The chests were elaborated to the shape of a shrine on a sled. 

The heretic king’s canopic equipment changed dramatically on several points. In the case of King Tut, the alabaster chest holds alabaster jars that are all representations of the king that contain exquisite mini gold coffins containing the internal organs. These tiny coffins are masterpieces on par with his three coffins. The alabaster chest is placed inside a separate shrine on a sled.

Later, all this broke down and canopic jars were not stored in chests anymore and eventually the viscera were mummified separately and returned to the body cavity. 


One of Tut's four canopic jars.
I stood in front of one of these jars completely mesmerized. I went back five more times. Inside both sides are filled with vertical inscriptions. They're quite astonishing.


Tut's canopic coffin holders.


Tut's shrine on a sled that held his canopic chest.

Tomb raiders! Sacrilege! We went in there and just tore all this up. We have no respect at all. None.  Like it's all just a matter of interest to us.  

8 comments:

chickelit said...

Mummification is a process of drying out the body using natron, a desiccating material common in Egypt, however, it doesn’t work on all the sloppy wet internal organs.

Natron is a mixture of sodium salts, NaCO3 and NaHCO3 having various degrees of dryness. NaHCO3 is more commonly called baking soda. The name "natron" survives in the Periodic Table, "Na" being the symbol for sodium. Sodium was called natrium by everyone up until Sir Humphry Davy was allowed to rename the element. He chose the name "sodium" because he made gobs of the liquid metal by zapping caustic soda with an electrode. The Germans were not impressed and still call the metal "Natrium." There is parallel story behind the renaming of potassium from the older name "kalium", once again by Davy. Davy was Byronic scientist. link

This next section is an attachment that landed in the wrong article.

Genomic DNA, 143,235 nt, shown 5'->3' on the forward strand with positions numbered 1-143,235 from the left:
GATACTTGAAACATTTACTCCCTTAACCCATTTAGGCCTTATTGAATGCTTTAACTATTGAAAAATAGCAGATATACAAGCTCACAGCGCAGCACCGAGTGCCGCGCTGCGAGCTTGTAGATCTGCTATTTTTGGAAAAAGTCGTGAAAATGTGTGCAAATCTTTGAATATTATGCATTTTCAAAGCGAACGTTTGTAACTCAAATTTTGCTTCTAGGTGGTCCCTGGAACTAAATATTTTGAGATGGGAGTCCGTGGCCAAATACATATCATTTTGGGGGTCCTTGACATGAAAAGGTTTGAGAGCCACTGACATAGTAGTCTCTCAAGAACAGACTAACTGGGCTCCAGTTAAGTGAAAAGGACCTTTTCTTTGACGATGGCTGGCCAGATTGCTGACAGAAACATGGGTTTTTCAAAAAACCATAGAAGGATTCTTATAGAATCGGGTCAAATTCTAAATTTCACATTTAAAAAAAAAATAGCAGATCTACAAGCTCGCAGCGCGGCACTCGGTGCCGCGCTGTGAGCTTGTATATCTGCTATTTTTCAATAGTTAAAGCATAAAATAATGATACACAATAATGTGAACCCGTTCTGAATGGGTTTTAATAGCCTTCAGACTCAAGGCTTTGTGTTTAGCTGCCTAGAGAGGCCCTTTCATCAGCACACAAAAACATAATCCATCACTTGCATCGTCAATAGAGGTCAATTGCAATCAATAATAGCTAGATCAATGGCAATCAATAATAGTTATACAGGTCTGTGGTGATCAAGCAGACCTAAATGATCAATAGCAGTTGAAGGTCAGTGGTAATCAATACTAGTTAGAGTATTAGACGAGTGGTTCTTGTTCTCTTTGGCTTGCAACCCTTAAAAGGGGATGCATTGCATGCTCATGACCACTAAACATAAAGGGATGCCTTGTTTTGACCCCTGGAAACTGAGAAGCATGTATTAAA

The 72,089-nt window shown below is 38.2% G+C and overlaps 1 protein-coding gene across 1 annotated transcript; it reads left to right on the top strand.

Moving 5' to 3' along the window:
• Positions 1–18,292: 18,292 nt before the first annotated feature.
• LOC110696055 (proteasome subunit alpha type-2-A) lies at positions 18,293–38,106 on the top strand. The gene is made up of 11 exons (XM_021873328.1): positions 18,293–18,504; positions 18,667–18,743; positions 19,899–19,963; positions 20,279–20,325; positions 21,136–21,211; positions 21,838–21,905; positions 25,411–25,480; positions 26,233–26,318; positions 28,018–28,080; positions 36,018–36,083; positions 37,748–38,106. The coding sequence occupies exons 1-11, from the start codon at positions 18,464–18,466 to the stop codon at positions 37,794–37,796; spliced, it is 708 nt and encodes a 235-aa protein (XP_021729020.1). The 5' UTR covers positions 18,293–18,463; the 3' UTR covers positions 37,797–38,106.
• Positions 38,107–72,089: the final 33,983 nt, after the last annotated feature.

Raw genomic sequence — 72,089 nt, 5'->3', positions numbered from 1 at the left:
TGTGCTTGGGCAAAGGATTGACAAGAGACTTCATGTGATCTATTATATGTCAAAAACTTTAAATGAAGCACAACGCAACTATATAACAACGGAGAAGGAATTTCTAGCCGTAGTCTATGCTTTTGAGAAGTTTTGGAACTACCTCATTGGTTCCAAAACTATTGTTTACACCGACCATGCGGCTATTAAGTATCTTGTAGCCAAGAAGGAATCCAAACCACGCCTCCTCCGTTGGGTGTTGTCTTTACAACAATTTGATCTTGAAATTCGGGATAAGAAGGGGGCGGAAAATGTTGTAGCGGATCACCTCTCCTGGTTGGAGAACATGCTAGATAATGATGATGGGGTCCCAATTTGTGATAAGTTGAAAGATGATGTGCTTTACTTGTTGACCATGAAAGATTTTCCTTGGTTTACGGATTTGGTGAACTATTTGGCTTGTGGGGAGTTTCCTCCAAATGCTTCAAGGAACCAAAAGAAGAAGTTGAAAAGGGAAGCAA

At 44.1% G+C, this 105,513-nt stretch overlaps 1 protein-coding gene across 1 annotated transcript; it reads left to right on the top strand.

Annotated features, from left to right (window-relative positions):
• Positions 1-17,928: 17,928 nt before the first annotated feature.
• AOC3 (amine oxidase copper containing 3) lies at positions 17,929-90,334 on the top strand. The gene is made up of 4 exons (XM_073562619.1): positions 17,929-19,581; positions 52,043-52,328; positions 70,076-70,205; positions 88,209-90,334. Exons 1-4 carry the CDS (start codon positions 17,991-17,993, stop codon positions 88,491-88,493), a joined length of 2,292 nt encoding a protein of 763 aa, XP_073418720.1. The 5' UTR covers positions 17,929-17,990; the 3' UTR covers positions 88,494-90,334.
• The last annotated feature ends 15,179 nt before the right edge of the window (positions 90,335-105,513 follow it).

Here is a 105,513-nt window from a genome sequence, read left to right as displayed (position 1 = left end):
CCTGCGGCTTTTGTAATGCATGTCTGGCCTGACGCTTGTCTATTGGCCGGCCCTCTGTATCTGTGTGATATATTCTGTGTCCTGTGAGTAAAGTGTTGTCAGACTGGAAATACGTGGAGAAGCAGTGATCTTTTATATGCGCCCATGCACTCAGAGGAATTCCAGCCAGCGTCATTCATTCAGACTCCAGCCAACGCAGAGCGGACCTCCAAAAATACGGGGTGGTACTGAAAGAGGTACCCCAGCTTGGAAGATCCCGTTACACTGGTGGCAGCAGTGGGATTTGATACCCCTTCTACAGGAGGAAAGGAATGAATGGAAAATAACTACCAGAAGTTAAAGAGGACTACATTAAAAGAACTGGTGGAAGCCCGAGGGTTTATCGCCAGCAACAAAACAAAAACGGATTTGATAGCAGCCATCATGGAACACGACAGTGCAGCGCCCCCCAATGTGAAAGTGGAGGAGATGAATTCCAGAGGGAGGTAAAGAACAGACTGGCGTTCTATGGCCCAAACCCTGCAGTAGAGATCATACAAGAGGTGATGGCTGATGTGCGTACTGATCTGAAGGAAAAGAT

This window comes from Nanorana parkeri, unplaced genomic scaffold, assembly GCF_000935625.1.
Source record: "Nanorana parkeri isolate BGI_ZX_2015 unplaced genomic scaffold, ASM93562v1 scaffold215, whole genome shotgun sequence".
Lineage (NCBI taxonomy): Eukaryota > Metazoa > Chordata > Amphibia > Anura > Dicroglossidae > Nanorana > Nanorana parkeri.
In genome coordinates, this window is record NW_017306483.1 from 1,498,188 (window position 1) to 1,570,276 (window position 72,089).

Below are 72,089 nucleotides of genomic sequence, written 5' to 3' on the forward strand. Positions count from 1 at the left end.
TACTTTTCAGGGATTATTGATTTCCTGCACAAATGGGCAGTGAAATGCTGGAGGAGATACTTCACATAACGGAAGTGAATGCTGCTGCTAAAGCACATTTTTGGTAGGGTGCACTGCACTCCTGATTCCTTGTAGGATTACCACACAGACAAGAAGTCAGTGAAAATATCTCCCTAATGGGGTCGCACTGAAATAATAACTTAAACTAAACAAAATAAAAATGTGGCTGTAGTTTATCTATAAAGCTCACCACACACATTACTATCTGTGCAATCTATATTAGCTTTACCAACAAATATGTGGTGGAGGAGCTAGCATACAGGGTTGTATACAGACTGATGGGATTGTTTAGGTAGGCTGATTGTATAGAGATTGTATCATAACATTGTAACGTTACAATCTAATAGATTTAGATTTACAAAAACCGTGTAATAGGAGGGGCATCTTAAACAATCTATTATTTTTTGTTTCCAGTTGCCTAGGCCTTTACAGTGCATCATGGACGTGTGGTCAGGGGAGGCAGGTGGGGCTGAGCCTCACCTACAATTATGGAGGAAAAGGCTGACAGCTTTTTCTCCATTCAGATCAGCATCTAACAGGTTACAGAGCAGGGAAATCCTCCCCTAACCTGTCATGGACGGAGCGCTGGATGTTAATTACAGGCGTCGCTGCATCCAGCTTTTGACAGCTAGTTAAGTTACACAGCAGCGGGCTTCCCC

Sixty Grit said...

K.

I was fortunate enough to see the Tut exhibit three times - I remember the canopic jars, they were very nicely made.

But what amazed me most the Tut's gold mask - it was worked so well and polished far beyond what I imagined possible given the time frame in which it was made. I spent a lot of time just staring at it - it really was enthralling.

chickelit said...

"Kalium" is recognizable in our word alkali which comes from the Arabic al-kali. In fact, the word "chemistry" is related to alchemy or al-khemi -- words that the Muslim sort of got 'gypt'd out of. These are the sorts of Muslim contributions to science which our President wants us to celebrate.

chickelit said...

What did the tut-tutting Frenchman reply when asked what we have in common with ancient Egypt?

chickelit said...

He said: tout en commun

I'll be here toute la semaine.

Sixty Grit said...

Huh, I thought he said "We shoot zee nose off zee stat-ewe, now eet does not know we sphinx".

Goes to show what I know about history, eh?

Evi L. Bloggerlady said...

Where does Hillary Clinton keep her canonic jar with Tim Kaine's balls?

Evi L. Bloggerlady said...

canopic jar...I hate this automatic re-speller